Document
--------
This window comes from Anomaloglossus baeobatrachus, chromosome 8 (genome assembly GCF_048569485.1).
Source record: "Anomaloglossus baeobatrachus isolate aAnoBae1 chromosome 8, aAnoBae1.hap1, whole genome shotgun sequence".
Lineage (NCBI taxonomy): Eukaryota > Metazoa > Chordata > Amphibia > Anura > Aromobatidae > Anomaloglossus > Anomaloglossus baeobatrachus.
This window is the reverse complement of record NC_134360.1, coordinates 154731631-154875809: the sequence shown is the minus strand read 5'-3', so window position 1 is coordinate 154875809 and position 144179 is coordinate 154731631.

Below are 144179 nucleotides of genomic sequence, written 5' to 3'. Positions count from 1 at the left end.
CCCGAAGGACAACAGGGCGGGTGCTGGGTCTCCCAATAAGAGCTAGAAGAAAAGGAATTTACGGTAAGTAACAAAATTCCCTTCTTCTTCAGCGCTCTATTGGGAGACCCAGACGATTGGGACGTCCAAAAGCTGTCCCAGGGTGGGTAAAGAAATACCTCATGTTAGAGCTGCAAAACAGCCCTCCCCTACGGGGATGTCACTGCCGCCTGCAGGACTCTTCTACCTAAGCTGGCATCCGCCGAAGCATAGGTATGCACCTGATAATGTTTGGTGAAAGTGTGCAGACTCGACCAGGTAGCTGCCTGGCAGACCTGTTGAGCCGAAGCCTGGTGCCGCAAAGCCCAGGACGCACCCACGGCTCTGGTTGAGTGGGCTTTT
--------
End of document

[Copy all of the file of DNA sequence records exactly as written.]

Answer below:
This window comes from Anomaloglossus baeobatrachus, chromosome 8 (genome assembly GCF_048569485.1).
Source record: "Anomaloglossus baeobatrachus isolate aAnoBae1 chromosome 8, aAnoBae1.hap1, whole genome shotgun sequence".
Lineage (NCBI taxonomy): Eukaryota > Metazoa > Chordata > Amphibia > Anura > Aromobatidae > Anomaloglossus > Anomaloglossus baeobatrachus.
This window is the reverse complement of record NC_134360.1, coordinates 154731631-154875809: the sequence shown is the minus strand read 5'-3', so window position 1 is coordinate 154875809 and position 144179 is coordinate 154731631.

Below are 144179 nucleotides of genomic sequence, written 5' to 3'. Positions count from 1 at the left end.
CCCGAAGGACAACAGGGCGGGTGCTGGGTCTCCCAATAAGAGCTAGAAGAAAAGGAATTTACGGTAAGTAACAAAATTCCCTTCTTCTTCAGCGCTCTATTGGGAGACCCAGACGATTGGGACGTCCAAAAGCTGTCCCAGGGTGGGTAAAGAAATACCTCATGTTAGAGCTGCAAAACAGCCCTCCCCTACGGGGATGTCACTGCCGCCTGCAGGACTCTTCTACCTAAGCTGGCATCCGCCGAAGCATAGGTATGCACCTGATAATGTTTGGTGAAAGTGTGCAGACTCGACCAGGTAGCTGCCTGGCAGACCTGTTGAGCCGAAGCCTGGTGCCGCAAAGCCCAGGACGCACCCACGGCTCTGGTTGAGTGGGCTTTT